4 Tips for Retaining Nurses Who Work Past Retirement
Nurses are feeling the pinch from the economy as much as anyone else and a new study reveals that many plan to continue working well into traditional retirement age. That's bad news for nurses and their plans to say sayonara to difficult patients and endless documentation, but it's good news for hospitals.
Almost 45% of RNs are older than 50, meaning they are due to hit retirement right as their fellow Baby Boomers start deluging the healthcare system. By some estimates the country will be short 260,000 RNs by 2025, but we'll start feeling the effects as early as 2018. Decreased readmissions and the poor economy have eased nursing shortages around the country and fooled many into thinking the shortage has gone away, but it hasn't.
Retention efforts may be at the bottom of a very long priority list, considering most organizations are currently engaged in cost-cutting efforts, and 2018 seems like the distant future, but it will be here before we know it. Savvy hospitals can prepare for the future and decrease costs now by planning for the retention and effective utilization of the older RN workforce.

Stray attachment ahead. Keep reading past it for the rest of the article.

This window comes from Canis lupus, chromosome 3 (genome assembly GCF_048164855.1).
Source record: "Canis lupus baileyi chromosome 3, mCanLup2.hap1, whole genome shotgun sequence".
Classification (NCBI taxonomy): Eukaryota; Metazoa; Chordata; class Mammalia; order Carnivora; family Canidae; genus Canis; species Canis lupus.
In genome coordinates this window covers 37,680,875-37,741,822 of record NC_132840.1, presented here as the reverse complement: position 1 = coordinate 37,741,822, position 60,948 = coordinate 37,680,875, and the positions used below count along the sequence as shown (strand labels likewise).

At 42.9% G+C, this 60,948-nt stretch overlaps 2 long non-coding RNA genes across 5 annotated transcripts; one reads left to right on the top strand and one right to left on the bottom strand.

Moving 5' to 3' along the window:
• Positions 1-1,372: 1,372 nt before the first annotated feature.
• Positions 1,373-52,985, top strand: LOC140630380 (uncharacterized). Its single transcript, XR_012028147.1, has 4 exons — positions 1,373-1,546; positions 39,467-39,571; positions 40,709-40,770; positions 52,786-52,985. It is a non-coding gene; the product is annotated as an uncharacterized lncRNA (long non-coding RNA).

The study, released last month by Fidelity Investments, revealed that 71% of nurses have not saved enough money for retirement and that almost half have changed their retirement plans because of the economy.
More than a quarter of nurses surveyed believe they will never fully retire. Twenty-six percent expect to retire later than originally planned, and 22% say they will change their plans and work in retirement.
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